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Chasse et Pêche
Sporting Gun

Sporting Gun Aug-2018

Sporting Gun is the leading monthly magazine for clay, game and rough shooters. With editorial offices in the Lincolnshire countryside, it can justifiably claim to be at the heart of the shooting community. Monthly features range from gundog training to pigeon shooting, game shooting to wildfowling – along with sound, practical, advice on equipment and techniques to help the beginner, intermediate or experienced shot get more enjoyment from their sport. Sporting Gun is a must for anyone who invests time in and money on their shooting.

Pays:
United Kingdom
Langue:
English
Éditeur:
Future Publishing Ltd
Fréquence:
Monthly
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1 min.
new shoot

This aerial drone shot of Yeat Farm Shoot is the setting to our new “Our Shoot” pages written by Nick Ridley. The feature looks at Andy Gray, the shoot’s first gamekeeper, and how he is preparing for the upcoming season. Over the coming months we will see how the shoot develops and follow Andy as he swaps his old profession as a local roofer and follows his life-long dream as a full-time gamekeeper. This issue Andy has been tackling the vast number of vermin found on the shoot – he gives us some handy tips on how to use traps and keep the pest population low.…

1 min.
snapshots

Welcome to the all-new Sporting Gun. The more observant of you will notice that the magazine has had a complete overhaul. We now have new features and some new writers. We welcome Eddie Jones and Geoff Garrod. Over the coming months, Geoff will be doing a whole series on pigeon shooting for beginners and next month he will talk us through the kit he uses. Eddie will be writing on a variety of subjects, so watch out for his articles. We also welcome Bisley’s Tony Bracci, whose simple step-by-step guide to success will be teaching us how to hit those tricky targets. Richard Brigham is missing from this month’s line-up. He has decided to retire from his regular slot. His contribution over the years has been immense and he has helped make…

1 min.
british mammals face extinction

Almost one in five species of British mammal is at risk of extinction, according to the first comprehensive review of populations for more than 20 years. The red squirrel, wildcat and grey long-eared bat are at severe risk, while hedgehog and water vole populations have declined by up to 66 per cent. The review, by The Mammal Society and Natural England, says climate change, loss of habitat, use of pesticides and road deaths are all putting pressure Britain’s 58 terrestrial mammals. Fiona Mathews, Mammal Society Chair and professor of Environmental Biology at the University of Sussex, said: “It falls upon all of us to try and do what we can to ensure that our threatened species do not go the way of the lynx, wolf and elk.” Katherine Walsh, Natural England, said: “Natural England…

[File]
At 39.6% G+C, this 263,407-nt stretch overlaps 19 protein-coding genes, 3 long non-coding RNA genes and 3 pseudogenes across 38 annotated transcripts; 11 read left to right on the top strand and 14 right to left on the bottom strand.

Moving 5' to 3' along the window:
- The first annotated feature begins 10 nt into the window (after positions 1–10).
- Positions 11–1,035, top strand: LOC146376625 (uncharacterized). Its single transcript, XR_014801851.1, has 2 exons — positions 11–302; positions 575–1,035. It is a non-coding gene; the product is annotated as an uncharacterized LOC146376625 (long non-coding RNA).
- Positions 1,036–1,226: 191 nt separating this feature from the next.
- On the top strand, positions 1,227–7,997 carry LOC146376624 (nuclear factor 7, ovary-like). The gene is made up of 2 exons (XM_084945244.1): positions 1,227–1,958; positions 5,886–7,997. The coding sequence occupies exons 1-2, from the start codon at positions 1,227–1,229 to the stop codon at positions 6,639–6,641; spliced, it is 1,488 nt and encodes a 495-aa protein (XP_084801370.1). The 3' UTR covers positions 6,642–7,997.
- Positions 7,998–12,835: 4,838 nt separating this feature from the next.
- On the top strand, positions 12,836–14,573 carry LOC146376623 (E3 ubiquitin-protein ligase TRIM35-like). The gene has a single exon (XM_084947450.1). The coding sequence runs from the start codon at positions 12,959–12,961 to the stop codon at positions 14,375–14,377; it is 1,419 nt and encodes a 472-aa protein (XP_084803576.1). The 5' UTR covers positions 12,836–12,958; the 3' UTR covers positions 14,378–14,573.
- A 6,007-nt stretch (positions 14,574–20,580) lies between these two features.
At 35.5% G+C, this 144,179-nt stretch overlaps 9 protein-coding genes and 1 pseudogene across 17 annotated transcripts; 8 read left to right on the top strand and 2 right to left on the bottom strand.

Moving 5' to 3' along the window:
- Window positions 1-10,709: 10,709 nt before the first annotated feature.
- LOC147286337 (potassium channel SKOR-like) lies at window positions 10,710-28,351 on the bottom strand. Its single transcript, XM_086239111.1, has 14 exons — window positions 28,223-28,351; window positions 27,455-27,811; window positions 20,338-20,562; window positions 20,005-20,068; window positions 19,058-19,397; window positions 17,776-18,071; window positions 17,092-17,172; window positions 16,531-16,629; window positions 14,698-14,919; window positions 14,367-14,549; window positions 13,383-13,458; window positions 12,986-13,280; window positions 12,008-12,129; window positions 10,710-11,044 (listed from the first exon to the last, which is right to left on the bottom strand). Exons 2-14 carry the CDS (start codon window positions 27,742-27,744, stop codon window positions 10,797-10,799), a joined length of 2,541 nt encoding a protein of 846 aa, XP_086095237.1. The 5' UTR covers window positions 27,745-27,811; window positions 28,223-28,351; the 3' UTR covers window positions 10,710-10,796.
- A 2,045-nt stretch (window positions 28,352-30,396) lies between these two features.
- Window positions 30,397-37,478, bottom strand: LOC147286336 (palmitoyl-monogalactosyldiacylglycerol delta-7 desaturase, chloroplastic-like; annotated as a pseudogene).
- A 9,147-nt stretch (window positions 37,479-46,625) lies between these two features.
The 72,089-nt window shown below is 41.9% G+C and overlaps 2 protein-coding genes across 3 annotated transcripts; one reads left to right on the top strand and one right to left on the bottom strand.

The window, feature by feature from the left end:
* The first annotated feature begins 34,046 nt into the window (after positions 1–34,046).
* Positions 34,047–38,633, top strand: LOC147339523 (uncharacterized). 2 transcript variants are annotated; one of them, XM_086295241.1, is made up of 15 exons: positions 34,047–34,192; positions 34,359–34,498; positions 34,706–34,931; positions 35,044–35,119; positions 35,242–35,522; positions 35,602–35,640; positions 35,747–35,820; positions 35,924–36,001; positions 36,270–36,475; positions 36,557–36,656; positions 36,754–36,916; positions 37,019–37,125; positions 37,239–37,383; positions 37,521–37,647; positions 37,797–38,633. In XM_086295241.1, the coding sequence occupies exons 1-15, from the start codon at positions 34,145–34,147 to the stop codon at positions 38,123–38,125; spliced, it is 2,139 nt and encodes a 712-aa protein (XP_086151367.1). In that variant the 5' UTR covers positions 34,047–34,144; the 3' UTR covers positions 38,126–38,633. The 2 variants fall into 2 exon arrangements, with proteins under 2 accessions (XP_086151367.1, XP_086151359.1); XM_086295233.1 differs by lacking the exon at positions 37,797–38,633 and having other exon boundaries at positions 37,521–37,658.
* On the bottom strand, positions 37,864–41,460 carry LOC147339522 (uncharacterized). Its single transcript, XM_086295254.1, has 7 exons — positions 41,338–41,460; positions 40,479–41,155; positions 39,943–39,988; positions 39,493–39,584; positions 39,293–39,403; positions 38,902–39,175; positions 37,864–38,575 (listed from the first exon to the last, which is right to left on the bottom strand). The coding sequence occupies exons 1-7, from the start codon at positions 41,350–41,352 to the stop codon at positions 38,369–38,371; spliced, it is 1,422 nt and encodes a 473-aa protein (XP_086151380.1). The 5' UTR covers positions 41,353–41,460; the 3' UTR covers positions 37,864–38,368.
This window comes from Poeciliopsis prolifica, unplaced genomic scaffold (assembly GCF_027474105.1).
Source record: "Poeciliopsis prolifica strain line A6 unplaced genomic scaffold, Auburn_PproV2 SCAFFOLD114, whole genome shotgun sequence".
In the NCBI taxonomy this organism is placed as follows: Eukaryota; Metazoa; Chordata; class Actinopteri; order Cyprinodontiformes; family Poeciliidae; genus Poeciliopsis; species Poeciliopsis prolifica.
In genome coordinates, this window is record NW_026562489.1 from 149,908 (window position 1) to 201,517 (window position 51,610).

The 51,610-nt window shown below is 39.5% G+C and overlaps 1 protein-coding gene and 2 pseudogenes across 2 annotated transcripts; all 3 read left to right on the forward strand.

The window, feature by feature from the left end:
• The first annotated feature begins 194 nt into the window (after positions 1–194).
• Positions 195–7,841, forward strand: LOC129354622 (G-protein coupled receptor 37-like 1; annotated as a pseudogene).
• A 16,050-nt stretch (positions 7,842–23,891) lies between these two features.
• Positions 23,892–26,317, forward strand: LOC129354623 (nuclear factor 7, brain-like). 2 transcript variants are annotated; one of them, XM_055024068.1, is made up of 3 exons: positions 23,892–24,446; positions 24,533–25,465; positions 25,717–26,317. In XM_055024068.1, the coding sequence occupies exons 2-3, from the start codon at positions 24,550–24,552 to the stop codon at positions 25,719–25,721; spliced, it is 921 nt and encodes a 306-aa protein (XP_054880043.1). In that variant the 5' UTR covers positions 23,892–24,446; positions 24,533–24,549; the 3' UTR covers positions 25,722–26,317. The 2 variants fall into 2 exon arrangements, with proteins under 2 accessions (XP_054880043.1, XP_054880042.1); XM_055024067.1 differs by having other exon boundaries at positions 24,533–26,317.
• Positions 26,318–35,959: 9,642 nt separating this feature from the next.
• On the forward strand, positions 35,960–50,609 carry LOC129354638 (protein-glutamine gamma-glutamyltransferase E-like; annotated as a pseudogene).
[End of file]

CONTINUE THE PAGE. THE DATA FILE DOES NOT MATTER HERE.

1 min.
game organisation launched to ensure sustainable future

A new organisation has been launched to ensure a sustainable future for the game industry. The British Game Alliance (BGA) aims to promote the value of all feathered game. Through its “British Game” assurance scheme, it can ensure the provenance of game meets rigorous and ethical standards and give good food seekers access to tasty and healthy British game. At its launch in May, Simon Hart, MP and chairman of the Countryside Alliance, said: “The reality is, whether we approve or agree with it or not, shooting has never been under greater scrutiny.” BGA Patron, Lord James Percy added: “The time for words is over, the time for action is upon us – not next year, not next season but right now. If there wasn’t a pretty major issue, you would not…

1 min.
basc sponsors atlas in bid to boost wigeon

BASC is hoping its sponsorship of the latest edition of the European Breeding Bird Atlas will help boost wigeon numbers. BASC has pledged €5,000 for a section on wigeon in the book, which focuses on breeding birds in continental Eurasia. Wigeon have been in decline for almost 20 years due to a reduction in their breeding success. It is hoped that conservation efforts can be targeted by finding out more about where wigeon are breeding as a result of their inclusion in the atlas. Dr Matt Ellis, BASC’s scientific advisor, said: “Wigeon are among the best-known ducks in North-west Europe, with the male’s characteristic whistle well known by wildfowlers and bird watchers. “They visit Britain in the autumn before returning to breeding grounds in the spring. But their numbers have reduced for several reasons,…

1 min.
roger hance

Nearly 500 mourners attended the funeral of Buckinghamshire gunsmith Roger Hance, who died unexpectedly in April. For more than 30 years Roger ran a highly successful business in Great Missenden, where his work was much in demand. Largely self-taught, he was a skilled workman on both modern and antique guns. No job was too difficult, and he always had a long queue of customers. As well as being a gunsmith, Roger was an excellent shooting instructor and ran shoots for the Air Ambulance, Red Cross and many others. His patience and enthusiasm were infectious. He would often turn up with a flintlock blunderbuss and, to their delight, envelop spectators in great clouds of smoke. For many years he was involved with the Young Farmers and with local hunts, teaching young countrymen…